Milk House Chocolates, Thorncrest Farm

Harper's Mango ChocolateKimberly told me about her deep unbridled affection for her cows, tearing up as she shared a story about having sold one of her favorites to another farm.  Apparently when the cow’s milk production dropped soon after being sold the farmers prepared to slaughter her, and Kimberly promptly cut her losses and bought her cow back. The cow lived out her happy life on Thorncrest Farm.

Below is a picture of a very recent Mama-Cow, looking pooped but proud.

One of Kimberly's CowsSurrounded by the scents of chocolate it was hard for me to resist dreaming about following around Kimberly for a summer and learning about life on her farm, not to mention witnessing the process of creating her elegant artisan treats. And I felt so enchanted with her world that I found myself too shy to admit to her that I tiptoe on the fence of being vegan. That I’m so frustrated by the meat and dairy industries and the scandalous treatment of animals in factory farms that I often have vegan weeks, and have weeded out foods that seem tarnished by the trade. In the quiet of my own home, where I’m blissfully not tormenting others, I have replaced dairy milk with almond milk, eat little to no cheese, and miss butter terribly. But places like Thorncrest give me hope for future dairy consumption. That day I had a delicious sip of Victoria the Cow’s milk, and succumbed to more than a few breathtaking pieces of chocolate.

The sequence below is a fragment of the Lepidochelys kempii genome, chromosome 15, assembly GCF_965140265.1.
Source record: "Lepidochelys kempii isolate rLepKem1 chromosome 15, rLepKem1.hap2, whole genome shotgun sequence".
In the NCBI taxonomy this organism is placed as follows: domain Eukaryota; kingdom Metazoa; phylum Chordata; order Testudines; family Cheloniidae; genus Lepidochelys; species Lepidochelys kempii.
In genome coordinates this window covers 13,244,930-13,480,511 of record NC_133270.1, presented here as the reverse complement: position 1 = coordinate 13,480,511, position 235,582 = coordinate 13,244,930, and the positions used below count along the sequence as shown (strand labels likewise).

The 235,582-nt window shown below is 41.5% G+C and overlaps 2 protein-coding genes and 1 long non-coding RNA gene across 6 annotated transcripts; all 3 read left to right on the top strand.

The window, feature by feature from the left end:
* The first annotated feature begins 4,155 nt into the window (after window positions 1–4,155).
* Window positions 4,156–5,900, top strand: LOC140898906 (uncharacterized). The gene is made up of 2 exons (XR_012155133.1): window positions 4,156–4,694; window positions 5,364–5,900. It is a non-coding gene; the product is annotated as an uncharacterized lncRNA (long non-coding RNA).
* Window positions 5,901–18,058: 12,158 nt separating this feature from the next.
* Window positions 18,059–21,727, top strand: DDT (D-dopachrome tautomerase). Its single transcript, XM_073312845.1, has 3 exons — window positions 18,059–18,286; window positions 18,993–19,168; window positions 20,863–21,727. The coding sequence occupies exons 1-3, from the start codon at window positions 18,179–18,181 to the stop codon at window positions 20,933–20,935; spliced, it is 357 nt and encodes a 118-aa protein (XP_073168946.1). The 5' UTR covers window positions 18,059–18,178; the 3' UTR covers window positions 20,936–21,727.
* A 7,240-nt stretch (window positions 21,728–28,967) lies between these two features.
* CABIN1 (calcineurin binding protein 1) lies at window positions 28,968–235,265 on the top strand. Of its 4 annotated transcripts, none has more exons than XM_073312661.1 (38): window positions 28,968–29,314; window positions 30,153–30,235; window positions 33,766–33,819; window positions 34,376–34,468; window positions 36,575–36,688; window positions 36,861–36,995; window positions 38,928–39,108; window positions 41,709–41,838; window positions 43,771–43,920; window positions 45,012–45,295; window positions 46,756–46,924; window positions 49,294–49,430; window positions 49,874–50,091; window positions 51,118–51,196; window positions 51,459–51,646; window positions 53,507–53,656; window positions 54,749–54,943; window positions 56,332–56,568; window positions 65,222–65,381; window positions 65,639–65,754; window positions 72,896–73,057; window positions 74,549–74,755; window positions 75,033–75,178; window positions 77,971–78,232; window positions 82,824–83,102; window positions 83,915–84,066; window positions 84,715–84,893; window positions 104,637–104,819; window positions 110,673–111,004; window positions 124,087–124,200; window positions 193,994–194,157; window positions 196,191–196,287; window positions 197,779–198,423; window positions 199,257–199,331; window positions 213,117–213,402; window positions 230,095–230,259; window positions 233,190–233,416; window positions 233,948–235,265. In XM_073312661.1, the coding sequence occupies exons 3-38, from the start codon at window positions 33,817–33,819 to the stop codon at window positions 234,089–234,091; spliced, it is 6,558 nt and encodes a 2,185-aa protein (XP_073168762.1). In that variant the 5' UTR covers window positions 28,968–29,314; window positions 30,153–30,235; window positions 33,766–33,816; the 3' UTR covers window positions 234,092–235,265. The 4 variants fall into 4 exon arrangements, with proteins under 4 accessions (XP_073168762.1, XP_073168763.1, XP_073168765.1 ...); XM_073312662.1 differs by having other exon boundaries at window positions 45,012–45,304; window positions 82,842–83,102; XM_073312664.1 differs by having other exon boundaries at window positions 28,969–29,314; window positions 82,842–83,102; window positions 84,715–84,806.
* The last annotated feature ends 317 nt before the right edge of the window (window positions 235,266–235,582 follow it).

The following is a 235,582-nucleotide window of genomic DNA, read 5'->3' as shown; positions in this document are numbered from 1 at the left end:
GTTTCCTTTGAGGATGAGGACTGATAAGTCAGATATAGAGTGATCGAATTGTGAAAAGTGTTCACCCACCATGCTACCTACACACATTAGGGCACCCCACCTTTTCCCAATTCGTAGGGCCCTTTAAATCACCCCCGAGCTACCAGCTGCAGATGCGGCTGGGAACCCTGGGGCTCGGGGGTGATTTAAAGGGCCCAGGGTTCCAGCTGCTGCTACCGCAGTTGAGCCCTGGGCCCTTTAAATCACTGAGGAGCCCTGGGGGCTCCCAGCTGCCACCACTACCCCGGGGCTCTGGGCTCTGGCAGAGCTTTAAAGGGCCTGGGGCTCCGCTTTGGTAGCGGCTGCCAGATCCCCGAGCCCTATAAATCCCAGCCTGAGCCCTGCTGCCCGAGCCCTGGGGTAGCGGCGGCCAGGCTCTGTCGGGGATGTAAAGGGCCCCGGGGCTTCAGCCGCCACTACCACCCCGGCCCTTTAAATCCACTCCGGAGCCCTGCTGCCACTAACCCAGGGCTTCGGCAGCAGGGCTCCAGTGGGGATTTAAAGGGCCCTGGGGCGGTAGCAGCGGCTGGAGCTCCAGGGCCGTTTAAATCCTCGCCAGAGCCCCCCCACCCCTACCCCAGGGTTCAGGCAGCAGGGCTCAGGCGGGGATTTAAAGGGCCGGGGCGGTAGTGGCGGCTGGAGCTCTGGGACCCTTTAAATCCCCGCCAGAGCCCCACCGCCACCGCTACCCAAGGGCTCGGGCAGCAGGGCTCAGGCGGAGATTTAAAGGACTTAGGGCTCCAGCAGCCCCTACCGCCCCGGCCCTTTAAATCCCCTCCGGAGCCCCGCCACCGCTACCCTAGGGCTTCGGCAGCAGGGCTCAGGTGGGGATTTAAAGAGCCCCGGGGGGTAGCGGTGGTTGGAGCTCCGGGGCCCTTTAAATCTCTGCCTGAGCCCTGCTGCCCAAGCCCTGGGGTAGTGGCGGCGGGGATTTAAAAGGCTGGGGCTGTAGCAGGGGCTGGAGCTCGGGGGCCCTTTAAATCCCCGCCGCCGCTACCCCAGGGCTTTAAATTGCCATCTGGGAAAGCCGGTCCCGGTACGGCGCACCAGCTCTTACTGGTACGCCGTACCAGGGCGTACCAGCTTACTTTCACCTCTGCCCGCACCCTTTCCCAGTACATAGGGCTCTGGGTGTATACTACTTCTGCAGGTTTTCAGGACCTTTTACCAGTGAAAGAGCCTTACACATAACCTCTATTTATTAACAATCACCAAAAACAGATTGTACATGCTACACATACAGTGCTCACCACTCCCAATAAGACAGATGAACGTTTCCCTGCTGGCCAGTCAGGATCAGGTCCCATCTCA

Thorncrest Farm Milk

Thorncrest Milk